Finance | Housing, energy and cost-of-living price increases and durability of the economy
To ask the Minister for Finance the extent to which he expects to meet the challenges arising from housing, energy and other cost-of-living price increases which currently challenge Irish consumers; if he is satisfied regarding the durability of the economy notwithstanding such challenges; and if he will make a statement on the matter.
Consumer inflation (HICP) has risen sharply over the first half of 2022 and remained at exceptionally high levels. In August, annual inflation stood at 8.9 per cent. Rising price pressures are of course not unique to Ireland with most advanced economies experiencing similar price pressures. In the euro area inflation reached a record 9.1 per cent in August.
The pandemic initially had a deflationary impact on the economy. This was followed by an inflationary period as demand out-paced supply during the re-opening phase of many economies. However, the key driver of recent price spikes has been Russia’s war in Ukraine and the knock-on impact it has had on the energy markets and broader commodities market. However, spillover effects from higher energy prices are also being felt in other sectors, such as food (via fertilisers and fuel costs) and consumer goods and services (via higher energy inputs). Indeed, the recent rise in non-energy or ‘core’ inflation, which stood at 6¼ per cent in August, suggests that inflationary pressures are becoming increasingly broad-based.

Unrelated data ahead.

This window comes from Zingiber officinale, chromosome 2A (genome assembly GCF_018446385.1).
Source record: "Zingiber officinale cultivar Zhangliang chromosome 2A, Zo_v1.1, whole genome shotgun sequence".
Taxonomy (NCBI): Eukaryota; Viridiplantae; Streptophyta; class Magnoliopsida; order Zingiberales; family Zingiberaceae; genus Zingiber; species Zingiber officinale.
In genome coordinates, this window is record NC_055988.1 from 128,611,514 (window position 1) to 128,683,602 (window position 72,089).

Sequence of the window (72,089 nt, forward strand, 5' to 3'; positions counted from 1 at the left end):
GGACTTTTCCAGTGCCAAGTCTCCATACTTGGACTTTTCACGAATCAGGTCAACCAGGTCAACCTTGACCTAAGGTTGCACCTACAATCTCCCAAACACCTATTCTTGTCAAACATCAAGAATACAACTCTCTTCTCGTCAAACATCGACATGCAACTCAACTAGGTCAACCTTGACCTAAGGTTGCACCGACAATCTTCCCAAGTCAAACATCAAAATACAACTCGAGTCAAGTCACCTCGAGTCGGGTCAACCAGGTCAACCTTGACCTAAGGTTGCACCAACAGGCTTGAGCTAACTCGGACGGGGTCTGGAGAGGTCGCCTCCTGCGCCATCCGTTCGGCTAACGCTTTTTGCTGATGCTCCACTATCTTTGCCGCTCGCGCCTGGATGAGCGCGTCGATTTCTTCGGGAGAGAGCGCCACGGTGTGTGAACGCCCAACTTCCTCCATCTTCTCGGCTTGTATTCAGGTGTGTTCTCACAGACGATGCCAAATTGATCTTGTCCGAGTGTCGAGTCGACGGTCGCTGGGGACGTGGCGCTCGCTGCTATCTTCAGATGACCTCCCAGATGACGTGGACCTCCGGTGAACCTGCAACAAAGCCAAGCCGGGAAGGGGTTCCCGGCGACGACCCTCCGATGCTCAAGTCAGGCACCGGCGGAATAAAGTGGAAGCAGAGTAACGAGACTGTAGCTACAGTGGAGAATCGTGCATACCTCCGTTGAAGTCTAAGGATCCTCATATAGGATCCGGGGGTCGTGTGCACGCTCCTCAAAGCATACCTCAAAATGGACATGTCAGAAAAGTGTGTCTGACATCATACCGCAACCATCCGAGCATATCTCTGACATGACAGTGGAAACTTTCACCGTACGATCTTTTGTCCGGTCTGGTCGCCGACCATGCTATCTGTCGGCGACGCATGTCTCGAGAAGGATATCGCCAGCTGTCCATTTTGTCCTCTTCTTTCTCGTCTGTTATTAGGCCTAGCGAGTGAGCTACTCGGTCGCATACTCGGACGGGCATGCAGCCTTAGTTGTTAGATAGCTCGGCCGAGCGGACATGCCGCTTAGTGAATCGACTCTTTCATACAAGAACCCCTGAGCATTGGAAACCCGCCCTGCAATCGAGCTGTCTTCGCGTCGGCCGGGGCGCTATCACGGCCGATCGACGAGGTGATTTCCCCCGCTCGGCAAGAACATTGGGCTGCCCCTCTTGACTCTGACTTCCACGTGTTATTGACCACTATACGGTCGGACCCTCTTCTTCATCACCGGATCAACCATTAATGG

Irish property price and rental inflation have remained at high levels, a trend fundamentally driven by a lack of supply. Resolving pressures in the housing market is a critical priority for Government and ‘Housing for All’ outlines the Government’s plan to increase affordability and home ownership. ‘Housing for All’ has the largest ever housing budget in the history of the State with in excess of €20bn in funding through the Exchequer, the Land Development Agency and the Housing Finance Agency over a five-year period. In Budget 2022, a record €4 billion was allocated towards housing.
The Government knows the cost pressures currently facing households and businesses. That is why, to meet the cost of living challenges currently facing our economy, the government has announced €2.4 billion in cost of living measures to date. Furthermore, Budget 2023 will be a “Cost of Living Budget”, aimed at cushioning the inflationary blow to Irish households and firms, in particular the most vulnerable members of society. However, it must be stressed that resources are limited, and the public finances cannot bear the full costs of this inflationary cycle.
The prudent management of our public finances over the past few years has put the exchequer in a position to fund a substantive cost of living package in Budget 2023. However, we must remain prudent to ensure that our public finances remain on a sustainable trajectory.
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